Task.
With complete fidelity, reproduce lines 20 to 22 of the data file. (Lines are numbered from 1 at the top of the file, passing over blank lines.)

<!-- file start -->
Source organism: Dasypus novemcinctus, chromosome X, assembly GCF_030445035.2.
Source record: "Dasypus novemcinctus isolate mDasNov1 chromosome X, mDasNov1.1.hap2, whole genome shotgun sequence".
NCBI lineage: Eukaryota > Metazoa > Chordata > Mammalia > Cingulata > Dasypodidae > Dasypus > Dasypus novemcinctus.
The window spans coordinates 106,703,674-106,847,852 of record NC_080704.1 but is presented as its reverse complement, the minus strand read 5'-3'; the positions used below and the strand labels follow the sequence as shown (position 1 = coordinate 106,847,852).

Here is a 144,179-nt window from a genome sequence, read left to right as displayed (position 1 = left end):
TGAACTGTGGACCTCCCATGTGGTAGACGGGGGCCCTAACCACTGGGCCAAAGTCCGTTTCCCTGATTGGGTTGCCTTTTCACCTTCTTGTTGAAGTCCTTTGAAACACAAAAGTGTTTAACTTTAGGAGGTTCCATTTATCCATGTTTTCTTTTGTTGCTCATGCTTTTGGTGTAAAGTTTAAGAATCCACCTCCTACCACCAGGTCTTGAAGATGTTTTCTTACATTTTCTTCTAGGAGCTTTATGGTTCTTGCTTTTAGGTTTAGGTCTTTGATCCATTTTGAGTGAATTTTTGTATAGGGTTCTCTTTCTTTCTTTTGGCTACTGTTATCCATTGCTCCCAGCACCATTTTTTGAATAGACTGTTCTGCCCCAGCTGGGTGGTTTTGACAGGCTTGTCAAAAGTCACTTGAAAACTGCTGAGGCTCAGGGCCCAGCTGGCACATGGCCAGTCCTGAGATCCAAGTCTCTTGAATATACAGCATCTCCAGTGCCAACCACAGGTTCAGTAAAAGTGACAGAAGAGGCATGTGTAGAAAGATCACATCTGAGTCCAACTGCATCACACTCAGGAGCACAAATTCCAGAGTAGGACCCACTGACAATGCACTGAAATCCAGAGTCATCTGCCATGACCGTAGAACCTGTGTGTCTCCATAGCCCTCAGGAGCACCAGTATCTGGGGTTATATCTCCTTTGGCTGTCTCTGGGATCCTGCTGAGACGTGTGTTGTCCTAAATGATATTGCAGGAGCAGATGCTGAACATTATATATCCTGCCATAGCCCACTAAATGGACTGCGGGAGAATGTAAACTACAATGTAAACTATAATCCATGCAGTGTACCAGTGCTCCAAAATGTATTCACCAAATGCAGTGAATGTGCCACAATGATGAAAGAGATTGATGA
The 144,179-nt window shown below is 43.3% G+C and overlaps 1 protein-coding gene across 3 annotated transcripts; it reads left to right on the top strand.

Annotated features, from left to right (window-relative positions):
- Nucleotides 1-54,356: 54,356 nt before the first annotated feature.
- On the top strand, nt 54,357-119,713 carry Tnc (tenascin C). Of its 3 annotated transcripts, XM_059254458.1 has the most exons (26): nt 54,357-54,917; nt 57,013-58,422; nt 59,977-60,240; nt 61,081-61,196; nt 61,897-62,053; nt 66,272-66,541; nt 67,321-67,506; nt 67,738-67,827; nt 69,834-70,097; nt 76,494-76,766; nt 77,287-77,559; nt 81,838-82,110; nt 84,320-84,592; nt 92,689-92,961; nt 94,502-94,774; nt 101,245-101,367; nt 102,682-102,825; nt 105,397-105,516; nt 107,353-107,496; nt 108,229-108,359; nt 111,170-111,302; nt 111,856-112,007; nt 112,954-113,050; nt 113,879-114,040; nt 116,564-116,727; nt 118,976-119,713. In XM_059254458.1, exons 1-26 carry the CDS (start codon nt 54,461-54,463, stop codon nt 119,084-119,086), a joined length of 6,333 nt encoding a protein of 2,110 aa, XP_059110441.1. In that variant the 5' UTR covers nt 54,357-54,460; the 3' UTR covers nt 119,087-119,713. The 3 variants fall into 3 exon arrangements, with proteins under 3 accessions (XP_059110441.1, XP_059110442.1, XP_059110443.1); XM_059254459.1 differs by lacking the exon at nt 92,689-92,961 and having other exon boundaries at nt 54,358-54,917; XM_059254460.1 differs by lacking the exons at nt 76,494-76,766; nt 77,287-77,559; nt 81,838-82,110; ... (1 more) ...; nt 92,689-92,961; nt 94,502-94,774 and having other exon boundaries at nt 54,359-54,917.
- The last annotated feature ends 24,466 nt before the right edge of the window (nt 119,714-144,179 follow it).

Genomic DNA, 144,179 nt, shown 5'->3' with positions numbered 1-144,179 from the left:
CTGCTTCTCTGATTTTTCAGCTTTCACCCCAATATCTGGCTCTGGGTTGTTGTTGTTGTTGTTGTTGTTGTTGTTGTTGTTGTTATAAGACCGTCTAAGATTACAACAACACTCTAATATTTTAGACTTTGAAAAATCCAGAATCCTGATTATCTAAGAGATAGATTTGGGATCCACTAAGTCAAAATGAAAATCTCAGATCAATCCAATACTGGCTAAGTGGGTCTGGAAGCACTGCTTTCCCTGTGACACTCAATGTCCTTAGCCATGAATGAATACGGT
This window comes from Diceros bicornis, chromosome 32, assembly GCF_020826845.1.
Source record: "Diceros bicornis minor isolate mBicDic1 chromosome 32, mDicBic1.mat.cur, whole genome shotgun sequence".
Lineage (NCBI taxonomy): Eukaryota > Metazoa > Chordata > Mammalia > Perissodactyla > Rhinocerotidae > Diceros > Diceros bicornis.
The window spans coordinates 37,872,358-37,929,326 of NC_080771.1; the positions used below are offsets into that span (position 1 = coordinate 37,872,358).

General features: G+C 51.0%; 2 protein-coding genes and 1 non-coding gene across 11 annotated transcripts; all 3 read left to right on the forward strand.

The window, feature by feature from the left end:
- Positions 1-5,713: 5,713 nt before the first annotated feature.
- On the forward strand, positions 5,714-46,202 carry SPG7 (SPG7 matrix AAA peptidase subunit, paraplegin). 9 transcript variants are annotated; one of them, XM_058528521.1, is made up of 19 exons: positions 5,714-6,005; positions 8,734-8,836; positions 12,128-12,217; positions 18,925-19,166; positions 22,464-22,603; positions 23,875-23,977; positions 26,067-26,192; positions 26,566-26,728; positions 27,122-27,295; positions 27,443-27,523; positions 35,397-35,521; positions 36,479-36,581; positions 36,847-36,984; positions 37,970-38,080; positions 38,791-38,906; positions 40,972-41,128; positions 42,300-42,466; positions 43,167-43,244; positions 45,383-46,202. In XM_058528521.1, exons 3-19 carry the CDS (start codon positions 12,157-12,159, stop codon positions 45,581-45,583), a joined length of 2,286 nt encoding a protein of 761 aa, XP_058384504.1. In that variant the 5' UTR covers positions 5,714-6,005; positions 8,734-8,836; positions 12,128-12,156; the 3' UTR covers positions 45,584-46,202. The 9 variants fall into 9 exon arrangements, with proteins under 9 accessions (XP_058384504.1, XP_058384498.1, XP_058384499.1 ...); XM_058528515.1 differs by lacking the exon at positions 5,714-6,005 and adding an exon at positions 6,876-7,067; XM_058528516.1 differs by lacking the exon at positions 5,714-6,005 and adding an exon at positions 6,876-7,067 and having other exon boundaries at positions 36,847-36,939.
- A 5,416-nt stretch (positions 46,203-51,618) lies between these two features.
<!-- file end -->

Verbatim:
- Positions 1-5,713: 5,713 nt before the first annotated feature.
- On the forward strand, positions 5,714-46,202 carry SPG7 (SPG7 matrix AAA peptidase subunit, paraplegin). 9 transcript variants are annotated; one of them, XM_058528521.1, is made up of 19 exons: positions 5,714-6,005; positions 8,734-8,836; positions 12,128-12,217; positions 18,925-19,166; positions 22,464-22,603; positions 23,875-23,977; positions 26,067-26,192; positions 26,566-26,728; positions 27,122-27,295; positions 27,443-27,523; positions 35,397-35,521; positions 36,479-36,581; positions 36,847-36,984; positions 37,970-38,080; positions 38,791-38,906; positions 40,972-41,128; positions 42,300-42,466; positions 43,167-43,244; positions 45,383-46,202. In XM_058528521.1, exons 3-19 carry the CDS (start codon positions 12,157-12,159, stop codon positions 45,581-45,583), a joined length of 2,286 nt encoding a protein of 761 aa, XP_058384504.1. In that variant the 5' UTR covers positions 5,714-6,005; positions 8,734-8,836; positions 12,128-12,156; the 3' UTR covers positions 45,584-46,202. The 9 variants fall into 9 exon arrangements, with proteins under 9 accessions (XP_058384504.1, XP_058384498.1, XP_058384499.1 ...); XM_058528515.1 differs by lacking the exon at positions 5,714-6,005 and adding an exon at positions 6,876-7,067; XM_058528516.1 differs by lacking the exon at positions 5,714-6,005 and adding an exon at positions 6,876-7,067 and having other exon boundaries at positions 36,847-36,939.
- A 5,416-nt stretch (positions 46,203-51,618) lies between these two features.